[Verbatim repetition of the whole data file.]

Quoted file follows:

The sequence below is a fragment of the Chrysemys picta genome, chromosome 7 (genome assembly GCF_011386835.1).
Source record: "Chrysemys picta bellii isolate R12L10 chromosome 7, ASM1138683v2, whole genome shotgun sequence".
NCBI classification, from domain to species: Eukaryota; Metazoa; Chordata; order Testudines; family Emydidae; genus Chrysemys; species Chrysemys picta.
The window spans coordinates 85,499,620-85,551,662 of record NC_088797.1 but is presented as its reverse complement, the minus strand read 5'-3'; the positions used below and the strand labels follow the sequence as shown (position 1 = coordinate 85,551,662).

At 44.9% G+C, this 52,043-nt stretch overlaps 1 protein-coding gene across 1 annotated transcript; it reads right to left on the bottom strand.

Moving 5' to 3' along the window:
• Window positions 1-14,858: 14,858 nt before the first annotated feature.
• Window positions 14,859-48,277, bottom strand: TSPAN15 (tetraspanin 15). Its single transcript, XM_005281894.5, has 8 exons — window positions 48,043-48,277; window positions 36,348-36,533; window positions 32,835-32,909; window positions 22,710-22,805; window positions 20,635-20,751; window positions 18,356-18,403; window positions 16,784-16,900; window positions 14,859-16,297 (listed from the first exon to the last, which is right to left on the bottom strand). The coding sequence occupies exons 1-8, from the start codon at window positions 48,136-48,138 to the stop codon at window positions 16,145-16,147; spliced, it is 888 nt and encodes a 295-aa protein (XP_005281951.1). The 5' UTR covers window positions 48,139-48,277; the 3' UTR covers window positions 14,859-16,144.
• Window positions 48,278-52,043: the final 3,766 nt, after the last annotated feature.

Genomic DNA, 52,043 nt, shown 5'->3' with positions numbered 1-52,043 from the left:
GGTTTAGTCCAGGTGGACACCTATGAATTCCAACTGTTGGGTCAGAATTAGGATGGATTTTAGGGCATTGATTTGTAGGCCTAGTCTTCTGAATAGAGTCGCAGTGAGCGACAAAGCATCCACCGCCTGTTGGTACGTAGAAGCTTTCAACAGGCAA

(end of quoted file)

The sequence below is a fragment of the Chrysemys picta genome, chromosome 7 (genome assembly GCF_011386835.1).
Source record: "Chrysemys picta bellii isolate R12L10 chromosome 7, ASM1138683v2, whole genome shotgun sequence".
NCBI classification, from domain to species: Eukaryota; Metazoa; Chordata; order Testudines; family Emydidae; genus Chrysemys; species Chrysemys picta.
The window spans coordinates 85,499,620-85,551,662 of record NC_088797.1 but is presented as its reverse complement, the minus strand read 5'-3'; the positions used below and the strand labels follow the sequence as shown (position 1 = coordinate 85,551,662).

At 44.9% G+C, this 52,043-nt stretch overlaps 1 protein-coding gene across 1 annotated transcript; it reads right to left on the bottom strand.

Moving 5' to 3' along the window:
• Window positions 1-14,858: 14,858 nt before the first annotated feature.
• Window positions 14,859-48,277, bottom strand: TSPAN15 (tetraspanin 15). Its single transcript, XM_005281894.5, has 8 exons — window positions 48,043-48,277; window positions 36,348-36,533; window positions 32,835-32,909; window positions 22,710-22,805; window positions 20,635-20,751; window positions 18,356-18,403; window positions 16,784-16,900; window positions 14,859-16,297 (listed from the first exon to the last, which is right to left on the bottom strand). The coding sequence occupies exons 1-8, from the start codon at window positions 48,136-48,138 to the stop codon at window positions 16,145-16,147; spliced, it is 888 nt and encodes a 295-aa protein (XP_005281951.1). The 5' UTR covers window positions 48,139-48,277; the 3' UTR covers window positions 14,859-16,144.
• Window positions 48,278-52,043: the final 3,766 nt, after the last annotated feature.

Genomic DNA, 52,043 nt, shown 5'->3' with positions numbered 1-52,043 from the left:
GGTTTAGTCCAGGTGGACACCTATGAATTCCAACTGTTGGGTCAGAATTAGGATGGATTTTAGGGCATTGATTTGTAGGCCTAGTCTTCTGAATAGAGTCGCAGTGAGCGACAAAGCATCCACCGCCTGTTGGTACGTAGAAGCTTTCAACAGGCAA